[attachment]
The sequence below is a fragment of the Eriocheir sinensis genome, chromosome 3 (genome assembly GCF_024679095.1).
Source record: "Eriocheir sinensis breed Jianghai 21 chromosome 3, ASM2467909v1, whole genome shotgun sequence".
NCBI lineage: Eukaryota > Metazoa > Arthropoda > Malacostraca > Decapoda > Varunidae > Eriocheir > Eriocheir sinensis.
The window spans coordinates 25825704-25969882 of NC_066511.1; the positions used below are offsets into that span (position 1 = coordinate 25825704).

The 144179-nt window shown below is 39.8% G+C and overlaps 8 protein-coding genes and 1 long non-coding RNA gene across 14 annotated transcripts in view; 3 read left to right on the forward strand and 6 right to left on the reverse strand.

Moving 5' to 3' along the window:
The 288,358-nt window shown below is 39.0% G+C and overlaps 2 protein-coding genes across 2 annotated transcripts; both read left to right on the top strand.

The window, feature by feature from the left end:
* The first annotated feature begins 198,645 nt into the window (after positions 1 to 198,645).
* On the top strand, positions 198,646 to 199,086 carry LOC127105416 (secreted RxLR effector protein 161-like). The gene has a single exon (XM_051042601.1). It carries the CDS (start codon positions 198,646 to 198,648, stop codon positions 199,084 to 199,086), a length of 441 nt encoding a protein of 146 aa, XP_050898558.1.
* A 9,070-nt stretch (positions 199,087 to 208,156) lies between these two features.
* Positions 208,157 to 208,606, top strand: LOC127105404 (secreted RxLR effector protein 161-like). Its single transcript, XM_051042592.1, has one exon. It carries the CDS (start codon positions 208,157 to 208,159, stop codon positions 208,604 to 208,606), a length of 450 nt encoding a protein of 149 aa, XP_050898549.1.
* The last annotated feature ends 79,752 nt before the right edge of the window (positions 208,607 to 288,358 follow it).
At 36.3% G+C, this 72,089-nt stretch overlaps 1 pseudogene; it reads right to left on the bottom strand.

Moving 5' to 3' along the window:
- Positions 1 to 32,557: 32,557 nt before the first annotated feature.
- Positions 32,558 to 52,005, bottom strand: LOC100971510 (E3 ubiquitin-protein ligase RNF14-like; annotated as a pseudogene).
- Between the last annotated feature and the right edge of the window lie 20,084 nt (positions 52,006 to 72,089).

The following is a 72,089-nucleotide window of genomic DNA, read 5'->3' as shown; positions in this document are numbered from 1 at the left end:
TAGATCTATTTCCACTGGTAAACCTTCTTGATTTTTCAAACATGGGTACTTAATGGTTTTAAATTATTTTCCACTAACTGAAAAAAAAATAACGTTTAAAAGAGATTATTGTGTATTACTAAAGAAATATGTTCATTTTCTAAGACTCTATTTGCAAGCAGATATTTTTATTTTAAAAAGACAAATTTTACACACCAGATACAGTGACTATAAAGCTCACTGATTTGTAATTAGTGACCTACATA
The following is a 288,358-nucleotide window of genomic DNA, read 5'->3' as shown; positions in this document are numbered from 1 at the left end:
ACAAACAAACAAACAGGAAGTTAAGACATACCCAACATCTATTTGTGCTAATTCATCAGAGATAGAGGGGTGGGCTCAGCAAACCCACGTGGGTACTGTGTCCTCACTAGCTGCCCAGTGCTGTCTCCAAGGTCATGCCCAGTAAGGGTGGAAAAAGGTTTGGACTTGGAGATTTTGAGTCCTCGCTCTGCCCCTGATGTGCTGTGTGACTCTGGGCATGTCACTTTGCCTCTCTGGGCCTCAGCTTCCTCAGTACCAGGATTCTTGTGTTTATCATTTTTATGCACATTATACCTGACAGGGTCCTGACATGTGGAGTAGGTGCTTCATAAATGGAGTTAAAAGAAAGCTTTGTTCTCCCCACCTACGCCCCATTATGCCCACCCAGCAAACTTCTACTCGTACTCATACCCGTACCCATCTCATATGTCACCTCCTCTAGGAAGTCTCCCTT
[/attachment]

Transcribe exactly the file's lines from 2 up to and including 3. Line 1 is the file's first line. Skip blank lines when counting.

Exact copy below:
Source record: "Eriocheir sinensis breed Jianghai 21 chromosome 3, ASM2467909v1, whole genome shotgun sequence".
NCBI lineage: Eukaryota > Metazoa > Arthropoda > Malacostraca > Decapoda > Varunidae > Eriocheir > Eriocheir sinensis.